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Manage episode 291205776 series 2341989
This week’s episode is all about masks -- the many varied reasons we have for wearing them, the uncertainty many of us felt around them in the early days of the pandemic, and most of all, the very real and intense emotion that often surrounds them.
Part 1: In the early days of the COVID-19 pandemic, Sean Wellington is reluctant to wear a mask at first — until he discovers an unconventional reason to.
Part 2: Dealing with mask-resistant patients prompts pediatrician Ken Haller to reflect on his experience with a past pandemic, and how it has shaped his approach.
Sean Wellington lives in Chapel Hill, NC but is at heart a New Yorker, where he grew up. He has been teaching in classrooms and performing on stages for more than two decades (on five different continents!) Last year he founded GRIT: True Stories that Matter, which produces weekly events, ongoing workshops and a weekly podcast by the same name. When he is not immersed in story, he enjoys Cuban salsa dancing and tries to finally learn the damned piano.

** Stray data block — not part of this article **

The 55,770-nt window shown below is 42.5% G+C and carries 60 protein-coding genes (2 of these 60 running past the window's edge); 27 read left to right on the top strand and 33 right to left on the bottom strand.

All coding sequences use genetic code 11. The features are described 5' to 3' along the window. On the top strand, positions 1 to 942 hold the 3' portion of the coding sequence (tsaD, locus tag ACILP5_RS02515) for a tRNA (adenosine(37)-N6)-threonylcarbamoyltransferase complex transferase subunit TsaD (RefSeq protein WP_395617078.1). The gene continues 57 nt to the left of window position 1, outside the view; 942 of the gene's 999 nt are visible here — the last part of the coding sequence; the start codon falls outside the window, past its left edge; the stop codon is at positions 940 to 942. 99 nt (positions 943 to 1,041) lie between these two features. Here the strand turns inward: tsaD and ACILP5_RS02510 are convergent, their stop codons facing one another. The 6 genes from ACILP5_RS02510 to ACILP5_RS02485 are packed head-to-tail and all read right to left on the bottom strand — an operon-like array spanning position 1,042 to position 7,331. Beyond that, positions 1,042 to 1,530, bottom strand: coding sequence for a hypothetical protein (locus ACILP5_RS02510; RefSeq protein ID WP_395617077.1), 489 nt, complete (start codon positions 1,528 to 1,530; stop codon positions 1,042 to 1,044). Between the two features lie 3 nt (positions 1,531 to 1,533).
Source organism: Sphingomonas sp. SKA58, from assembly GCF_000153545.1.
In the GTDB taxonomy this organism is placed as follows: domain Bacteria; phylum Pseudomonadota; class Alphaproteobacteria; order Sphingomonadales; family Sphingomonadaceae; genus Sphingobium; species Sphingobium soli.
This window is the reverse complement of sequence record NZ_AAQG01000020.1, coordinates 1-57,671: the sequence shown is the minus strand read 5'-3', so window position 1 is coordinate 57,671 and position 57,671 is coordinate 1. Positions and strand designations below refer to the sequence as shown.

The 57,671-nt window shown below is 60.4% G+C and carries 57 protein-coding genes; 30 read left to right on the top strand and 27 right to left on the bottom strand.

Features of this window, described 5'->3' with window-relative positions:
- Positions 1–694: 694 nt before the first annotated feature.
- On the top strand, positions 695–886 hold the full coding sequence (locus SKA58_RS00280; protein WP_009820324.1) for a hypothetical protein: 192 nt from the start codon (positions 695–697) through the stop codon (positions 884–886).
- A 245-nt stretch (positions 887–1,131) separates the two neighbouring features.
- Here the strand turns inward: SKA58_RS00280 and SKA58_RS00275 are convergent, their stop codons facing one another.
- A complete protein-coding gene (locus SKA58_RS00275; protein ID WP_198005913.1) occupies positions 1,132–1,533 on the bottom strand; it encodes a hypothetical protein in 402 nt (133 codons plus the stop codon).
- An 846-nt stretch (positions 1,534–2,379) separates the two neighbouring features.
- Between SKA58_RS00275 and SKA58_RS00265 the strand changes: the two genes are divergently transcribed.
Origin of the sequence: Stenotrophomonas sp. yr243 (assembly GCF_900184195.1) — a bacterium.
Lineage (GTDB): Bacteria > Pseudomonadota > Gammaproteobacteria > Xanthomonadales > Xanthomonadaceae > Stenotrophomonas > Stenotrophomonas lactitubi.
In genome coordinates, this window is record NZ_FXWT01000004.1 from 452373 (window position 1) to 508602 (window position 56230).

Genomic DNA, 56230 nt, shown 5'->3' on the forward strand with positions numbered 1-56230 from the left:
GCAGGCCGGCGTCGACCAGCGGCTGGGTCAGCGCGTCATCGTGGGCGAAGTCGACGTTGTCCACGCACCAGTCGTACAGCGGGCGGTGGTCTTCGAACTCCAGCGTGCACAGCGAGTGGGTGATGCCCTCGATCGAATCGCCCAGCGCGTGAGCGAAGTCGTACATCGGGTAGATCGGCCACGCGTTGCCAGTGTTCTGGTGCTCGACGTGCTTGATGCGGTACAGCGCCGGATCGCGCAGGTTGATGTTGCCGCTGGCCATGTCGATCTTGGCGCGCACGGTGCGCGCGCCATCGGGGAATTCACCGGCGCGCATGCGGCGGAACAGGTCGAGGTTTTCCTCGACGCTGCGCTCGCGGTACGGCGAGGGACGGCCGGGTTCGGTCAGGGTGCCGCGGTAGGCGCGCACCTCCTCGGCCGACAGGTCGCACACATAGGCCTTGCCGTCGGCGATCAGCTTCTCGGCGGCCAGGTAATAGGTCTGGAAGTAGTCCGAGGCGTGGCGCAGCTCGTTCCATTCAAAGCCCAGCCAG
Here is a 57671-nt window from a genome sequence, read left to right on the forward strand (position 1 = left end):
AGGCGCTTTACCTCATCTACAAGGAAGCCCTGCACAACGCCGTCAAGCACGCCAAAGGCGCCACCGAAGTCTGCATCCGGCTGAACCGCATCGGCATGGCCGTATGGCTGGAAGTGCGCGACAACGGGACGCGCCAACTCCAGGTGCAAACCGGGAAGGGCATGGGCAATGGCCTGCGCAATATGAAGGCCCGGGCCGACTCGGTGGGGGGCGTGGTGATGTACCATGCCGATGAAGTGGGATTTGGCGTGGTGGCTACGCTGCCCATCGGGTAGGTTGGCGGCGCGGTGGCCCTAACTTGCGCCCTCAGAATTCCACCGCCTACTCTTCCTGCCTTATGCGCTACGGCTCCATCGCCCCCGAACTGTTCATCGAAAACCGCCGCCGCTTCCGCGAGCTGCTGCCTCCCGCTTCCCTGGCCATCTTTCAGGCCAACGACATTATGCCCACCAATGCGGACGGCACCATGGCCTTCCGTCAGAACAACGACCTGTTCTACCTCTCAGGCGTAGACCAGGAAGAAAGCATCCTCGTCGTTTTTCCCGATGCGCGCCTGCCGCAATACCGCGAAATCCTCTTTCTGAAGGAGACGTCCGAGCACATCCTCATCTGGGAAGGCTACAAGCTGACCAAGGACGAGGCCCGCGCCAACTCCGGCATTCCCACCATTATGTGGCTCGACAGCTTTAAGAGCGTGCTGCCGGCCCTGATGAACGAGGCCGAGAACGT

Ken Haller, MD, is a Professor of Pediatrics at the Saint Louis University School of Medicine and SSM Cardinal Glennon Children’s Medical Center. He is Past President of the Missouri Chapter of the American Academy of Pediatrics, and he has served on the board of the Missouri Foundation for Health. He currently serves on the Arts and Education Council of Greater St. Louis where he helped to create the new Arts and Healing Initiative to fund arts and medical organizations that utilize the arts to promote health and healing. He is also a writer, actor, and cabaret artist who has performed in cities including New York, San Francisco, Denver, and Chicago, and Ken has twice been named Best St. Louis Cabaret Artist by the St. Louis Post-Dispatch. He appears regularly in local and national media to advocate for child health, LGBTQ health issues, and the arts, and his special interests include expanding health care for marginalized communities, ameliorating toxic stress in children, and educating the medical community and the general public about cultural competency, health literacy, vaccine hesitancy, the relationship of medicine to the arts, the effects of media on children, and the special health needs of LGBTQ youth.
As always, find transcripts and photos from our stories at storycollider.org
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